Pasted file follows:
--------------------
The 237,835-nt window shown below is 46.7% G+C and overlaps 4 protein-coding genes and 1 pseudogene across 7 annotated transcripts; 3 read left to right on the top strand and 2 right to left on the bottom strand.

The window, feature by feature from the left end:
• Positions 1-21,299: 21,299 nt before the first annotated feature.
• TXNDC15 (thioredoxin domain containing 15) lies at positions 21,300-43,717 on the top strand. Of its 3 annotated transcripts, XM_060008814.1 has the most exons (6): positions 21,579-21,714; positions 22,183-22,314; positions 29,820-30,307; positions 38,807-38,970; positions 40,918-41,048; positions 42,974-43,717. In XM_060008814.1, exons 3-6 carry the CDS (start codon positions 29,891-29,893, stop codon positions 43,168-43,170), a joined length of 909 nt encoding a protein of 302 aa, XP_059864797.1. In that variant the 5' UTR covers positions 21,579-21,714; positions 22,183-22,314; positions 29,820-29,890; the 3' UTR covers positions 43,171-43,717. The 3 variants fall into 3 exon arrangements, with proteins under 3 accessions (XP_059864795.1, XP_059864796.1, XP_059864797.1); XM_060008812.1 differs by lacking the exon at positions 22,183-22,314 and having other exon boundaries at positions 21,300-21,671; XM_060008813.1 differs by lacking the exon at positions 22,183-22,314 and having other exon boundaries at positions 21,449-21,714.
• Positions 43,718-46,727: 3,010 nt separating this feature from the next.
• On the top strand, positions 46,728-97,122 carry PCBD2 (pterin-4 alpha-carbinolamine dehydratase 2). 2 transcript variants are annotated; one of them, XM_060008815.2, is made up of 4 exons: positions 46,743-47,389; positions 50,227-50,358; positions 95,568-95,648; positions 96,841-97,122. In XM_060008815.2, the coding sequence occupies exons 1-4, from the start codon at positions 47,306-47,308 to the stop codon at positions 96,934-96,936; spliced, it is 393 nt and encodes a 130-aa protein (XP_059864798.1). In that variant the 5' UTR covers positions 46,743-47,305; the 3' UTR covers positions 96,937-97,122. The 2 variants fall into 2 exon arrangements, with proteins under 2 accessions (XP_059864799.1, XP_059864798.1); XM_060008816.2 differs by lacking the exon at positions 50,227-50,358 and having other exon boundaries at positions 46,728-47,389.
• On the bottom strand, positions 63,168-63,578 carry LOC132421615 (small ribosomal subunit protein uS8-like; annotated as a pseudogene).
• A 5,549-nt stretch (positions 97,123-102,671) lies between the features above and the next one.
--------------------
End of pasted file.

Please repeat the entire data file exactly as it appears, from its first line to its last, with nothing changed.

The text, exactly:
The 237,835-nt window shown below is 46.7% G+C and overlaps 4 protein-coding genes and 1 pseudogene across 7 annotated transcripts; 3 read left to right on the top strand and 2 right to left on the bottom strand.

The window, feature by feature from the left end:
• Positions 1-21,299: 21,299 nt before the first annotated feature.
• TXNDC15 (thioredoxin domain containing 15) lies at positions 21,300-43,717 on the top strand. Of its 3 annotated transcripts, XM_060008814.1 has the most exons (6): positions 21,579-21,714; positions 22,183-22,314; positions 29,820-30,307; positions 38,807-38,970; positions 40,918-41,048; positions 42,974-43,717. In XM_060008814.1, exons 3-6 carry the CDS (start codon positions 29,891-29,893, stop codon positions 43,168-43,170), a joined length of 909 nt encoding a protein of 302 aa, XP_059864797.1. In that variant the 5' UTR covers positions 21,579-21,714; positions 22,183-22,314; positions 29,820-29,890; the 3' UTR covers positions 43,171-43,717. The 3 variants fall into 3 exon arrangements, with proteins under 3 accessions (XP_059864795.1, XP_059864796.1, XP_059864797.1); XM_060008812.1 differs by lacking the exon at positions 22,183-22,314 and having other exon boundaries at positions 21,300-21,671; XM_060008813.1 differs by lacking the exon at positions 22,183-22,314 and having other exon boundaries at positions 21,449-21,714.
• Positions 43,718-46,727: 3,010 nt separating this feature from the next.
• On the top strand, positions 46,728-97,122 carry PCBD2 (pterin-4 alpha-carbinolamine dehydratase 2). 2 transcript variants are annotated; one of them, XM_060008815.2, is made up of 4 exons: positions 46,743-47,389; positions 50,227-50,358; positions 95,568-95,648; positions 96,841-97,122. In XM_060008815.2, the coding sequence occupies exons 1-4, from the start codon at positions 47,306-47,308 to the stop codon at positions 96,934-96,936; spliced, it is 393 nt and encodes a 130-aa protein (XP_059864798.1). In that variant the 5' UTR covers positions 46,743-47,305; the 3' UTR covers positions 96,937-97,122. The 2 variants fall into 2 exon arrangements, with proteins under 2 accessions (XP_059864799.1, XP_059864798.1); XM_060008816.2 differs by lacking the exon at positions 50,227-50,358 and having other exon boundaries at positions 46,728-47,389.
• On the bottom strand, positions 63,168-63,578 carry LOC132421615 (small ribosomal subunit protein uS8-like; annotated as a pseudogene).
• A 5,549-nt stretch (positions 97,123-102,671) lies between the features above and the next one.